But I don’t want to listen to it again, either – I can make myself empathise with it but that doesn’t come naturally. It’s not an exciting record. It doesn’t want to be, so this is another unfair criticism, but one which gets closer to the contentedly huge gap between what “Welcome Home” offers and what I want. Pop music needs to agitate me somehow, contain questions or conflicts, provoke reactions (physical ones are fine!), build imaginative worlds – but “Welcome Home” is all resolution, a happy ending without a story to lead me to it. In the end I can’t respond to it, not because it’s bad, or poorly crafted, but because it feels too complete. Maybe later.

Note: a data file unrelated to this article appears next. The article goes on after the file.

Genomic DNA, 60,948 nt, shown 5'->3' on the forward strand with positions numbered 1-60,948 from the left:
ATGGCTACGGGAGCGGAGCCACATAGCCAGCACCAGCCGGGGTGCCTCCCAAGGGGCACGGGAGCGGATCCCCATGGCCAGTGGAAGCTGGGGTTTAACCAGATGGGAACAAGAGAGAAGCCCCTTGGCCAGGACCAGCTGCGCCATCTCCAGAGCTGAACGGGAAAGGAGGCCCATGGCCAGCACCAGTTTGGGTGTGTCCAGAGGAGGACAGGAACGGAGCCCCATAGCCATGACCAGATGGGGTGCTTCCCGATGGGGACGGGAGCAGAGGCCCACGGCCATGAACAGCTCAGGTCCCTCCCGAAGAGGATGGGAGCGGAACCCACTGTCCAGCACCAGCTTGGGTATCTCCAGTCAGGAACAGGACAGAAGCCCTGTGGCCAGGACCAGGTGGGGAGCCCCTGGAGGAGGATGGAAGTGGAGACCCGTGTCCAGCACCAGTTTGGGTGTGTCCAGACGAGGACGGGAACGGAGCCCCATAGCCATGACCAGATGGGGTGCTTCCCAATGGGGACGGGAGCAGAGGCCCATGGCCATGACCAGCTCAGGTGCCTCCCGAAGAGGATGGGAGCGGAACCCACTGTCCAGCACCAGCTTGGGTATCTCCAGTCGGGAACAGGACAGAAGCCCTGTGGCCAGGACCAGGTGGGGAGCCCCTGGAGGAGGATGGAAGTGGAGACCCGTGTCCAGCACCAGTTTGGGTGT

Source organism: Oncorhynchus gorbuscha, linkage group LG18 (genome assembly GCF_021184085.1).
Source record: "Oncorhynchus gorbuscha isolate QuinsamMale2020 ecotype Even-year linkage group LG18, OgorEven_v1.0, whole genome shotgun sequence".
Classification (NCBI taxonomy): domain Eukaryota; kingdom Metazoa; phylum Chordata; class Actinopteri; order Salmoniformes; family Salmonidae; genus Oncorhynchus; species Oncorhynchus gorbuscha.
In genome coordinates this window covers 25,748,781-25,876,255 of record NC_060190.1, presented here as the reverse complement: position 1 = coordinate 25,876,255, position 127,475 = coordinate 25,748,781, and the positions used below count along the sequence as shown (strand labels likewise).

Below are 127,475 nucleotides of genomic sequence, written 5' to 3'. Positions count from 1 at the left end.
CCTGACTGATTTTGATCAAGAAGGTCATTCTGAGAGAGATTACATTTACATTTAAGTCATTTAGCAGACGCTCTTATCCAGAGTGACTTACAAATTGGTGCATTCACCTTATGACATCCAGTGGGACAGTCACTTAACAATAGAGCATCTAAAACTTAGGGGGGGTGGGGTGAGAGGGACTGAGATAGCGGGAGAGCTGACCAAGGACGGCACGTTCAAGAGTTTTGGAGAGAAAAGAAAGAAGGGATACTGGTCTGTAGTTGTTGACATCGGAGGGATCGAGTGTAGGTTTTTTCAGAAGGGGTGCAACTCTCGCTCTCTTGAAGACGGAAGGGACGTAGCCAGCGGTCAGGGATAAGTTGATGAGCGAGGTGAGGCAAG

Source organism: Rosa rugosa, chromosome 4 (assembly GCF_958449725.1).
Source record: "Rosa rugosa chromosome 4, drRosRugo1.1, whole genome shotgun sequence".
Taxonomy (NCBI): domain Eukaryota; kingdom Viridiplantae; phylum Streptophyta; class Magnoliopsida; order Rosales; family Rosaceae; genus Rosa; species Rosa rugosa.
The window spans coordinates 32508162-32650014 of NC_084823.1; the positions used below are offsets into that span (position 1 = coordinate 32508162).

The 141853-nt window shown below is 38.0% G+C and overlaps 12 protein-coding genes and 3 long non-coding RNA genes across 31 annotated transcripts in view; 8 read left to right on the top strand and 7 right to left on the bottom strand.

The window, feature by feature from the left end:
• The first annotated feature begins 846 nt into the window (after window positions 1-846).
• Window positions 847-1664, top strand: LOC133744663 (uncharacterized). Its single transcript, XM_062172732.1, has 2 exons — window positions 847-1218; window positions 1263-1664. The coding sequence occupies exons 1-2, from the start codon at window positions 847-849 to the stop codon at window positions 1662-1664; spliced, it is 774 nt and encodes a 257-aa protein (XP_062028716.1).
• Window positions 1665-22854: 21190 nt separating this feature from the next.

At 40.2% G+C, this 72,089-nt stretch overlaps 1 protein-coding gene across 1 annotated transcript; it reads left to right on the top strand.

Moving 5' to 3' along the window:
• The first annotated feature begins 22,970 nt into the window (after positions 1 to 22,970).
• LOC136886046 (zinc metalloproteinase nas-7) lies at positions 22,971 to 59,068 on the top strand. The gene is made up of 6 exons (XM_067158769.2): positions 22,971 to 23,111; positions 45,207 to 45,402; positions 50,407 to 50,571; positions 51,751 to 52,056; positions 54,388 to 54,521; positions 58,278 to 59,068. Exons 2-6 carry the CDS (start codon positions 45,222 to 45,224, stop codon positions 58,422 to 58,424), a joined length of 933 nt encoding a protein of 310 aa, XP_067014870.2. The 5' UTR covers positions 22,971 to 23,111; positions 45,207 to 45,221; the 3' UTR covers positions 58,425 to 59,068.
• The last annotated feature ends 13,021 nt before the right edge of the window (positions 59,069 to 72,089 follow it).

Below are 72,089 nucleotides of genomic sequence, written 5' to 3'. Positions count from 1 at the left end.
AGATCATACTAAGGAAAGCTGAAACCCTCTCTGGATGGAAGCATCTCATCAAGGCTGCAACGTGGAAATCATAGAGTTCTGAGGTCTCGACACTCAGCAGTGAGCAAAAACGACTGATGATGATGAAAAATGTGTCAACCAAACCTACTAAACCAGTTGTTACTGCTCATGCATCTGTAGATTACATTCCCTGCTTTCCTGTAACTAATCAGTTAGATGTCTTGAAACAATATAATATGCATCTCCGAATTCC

IHM Health & Safety watch: THE WATERBOYS “The Whole Of The Moon”

FT + I Hate Music3 comments • 970 views

Mike Scott was not a clever man. For instance, he seems unaware that all he has to do to see the whole of the moon, rather than a crescent, is wait a couple of weeks.

However, the object of his affections in this song is perhaps even more stupid than him. The lyrics – while couched in the visionary allegory one might expect from a man who has “heard the big music” and so “will never be the same” – paint a pretty shocking picture.

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It Were All Nerds Round Here When I Was A Lad

FT + The Brown Wedge8 comments • 541 views